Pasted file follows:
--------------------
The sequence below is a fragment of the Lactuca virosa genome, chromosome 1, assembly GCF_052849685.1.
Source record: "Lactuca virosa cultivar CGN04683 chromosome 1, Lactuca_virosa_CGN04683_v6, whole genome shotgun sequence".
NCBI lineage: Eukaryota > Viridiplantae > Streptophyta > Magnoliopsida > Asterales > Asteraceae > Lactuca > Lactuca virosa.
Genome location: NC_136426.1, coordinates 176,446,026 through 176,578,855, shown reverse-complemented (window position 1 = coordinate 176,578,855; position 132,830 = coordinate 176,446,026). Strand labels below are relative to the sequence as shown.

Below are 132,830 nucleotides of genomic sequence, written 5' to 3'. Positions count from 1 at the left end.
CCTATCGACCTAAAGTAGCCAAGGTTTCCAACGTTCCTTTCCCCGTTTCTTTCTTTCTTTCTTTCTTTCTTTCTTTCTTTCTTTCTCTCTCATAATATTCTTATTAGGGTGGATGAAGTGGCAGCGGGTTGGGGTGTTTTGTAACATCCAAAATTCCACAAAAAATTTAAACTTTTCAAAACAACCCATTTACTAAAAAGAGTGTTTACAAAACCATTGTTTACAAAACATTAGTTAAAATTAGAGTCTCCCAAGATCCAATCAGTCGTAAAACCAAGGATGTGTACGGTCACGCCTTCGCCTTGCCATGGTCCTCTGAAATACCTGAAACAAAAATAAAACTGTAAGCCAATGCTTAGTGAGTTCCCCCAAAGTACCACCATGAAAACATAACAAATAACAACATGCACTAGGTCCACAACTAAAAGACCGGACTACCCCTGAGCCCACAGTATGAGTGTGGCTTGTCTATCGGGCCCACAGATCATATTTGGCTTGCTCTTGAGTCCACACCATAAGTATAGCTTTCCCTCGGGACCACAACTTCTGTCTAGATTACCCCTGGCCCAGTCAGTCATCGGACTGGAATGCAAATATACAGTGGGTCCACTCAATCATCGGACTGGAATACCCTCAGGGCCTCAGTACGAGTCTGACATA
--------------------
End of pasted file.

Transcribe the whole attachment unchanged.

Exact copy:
The sequence below is a fragment of the Lactuca virosa genome, chromosome 1, assembly GCF_052849685.1.
Source record: "Lactuca virosa cultivar CGN04683 chromosome 1, Lactuca_virosa_CGN04683_v6, whole genome shotgun sequence".
NCBI lineage: Eukaryota > Viridiplantae > Streptophyta > Magnoliopsida > Asterales > Asteraceae > Lactuca > Lactuca virosa.
Genome location: NC_136426.1, coordinates 176,446,026 through 176,578,855, shown reverse-complemented (window position 1 = coordinate 176,578,855; position 132,830 = coordinate 176,446,026). Strand labels below are relative to the sequence as shown.

Below are 132,830 nucleotides of genomic sequence, written 5' to 3'. Positions count from 1 at the left end.
CCTATCGACCTAAAGTAGCCAAGGTTTCCAACGTTCCTTTCCCCGTTTCTTTCTTTCTTTCTTTCTTTCTTTCTTTCTTTCTTTCTCTCTCATAATATTCTTATTAGGGTGGATGAAGTGGCAGCGGGTTGGGGTGTTTTGTAACATCCAAAATTCCACAAAAAATTTAAACTTTTCAAAACAACCCATTTACTAAAAAGAGTGTTTACAAAACCATTGTTTACAAAACATTAGTTAAAATTAGAGTCTCCCAAGATCCAATCAGTCGTAAAACCAAGGATGTGTACGGTCACGCCTTCGCCTTGCCATGGTCCTCTGAAATACCTGAAACAAAAATAAAACTGTAAGCCAATGCTTAGTGAGTTCCCCCAAAGTACCACCATGAAAACATAACAAATAACAACATGCACTAGGTCCACAACTAAAAGACCGGACTACCCCTGAGCCCACAGTATGAGTGTGGCTTGTCTATCGGGCCCACAGATCATATTTGGCTTGCTCTTGAGTCCACACCATAAGTATAGCTTTCCCTCGGGACCACAACTTCTGTCTAGATTACCCCTGGCCCAGTCAGTCATCGGACTGGAATGCAAATATACAGTGGGTCCACTCAATCATCGGACTGGAATACCCTCAGGGCCTCAGTACGAGTCTGACATA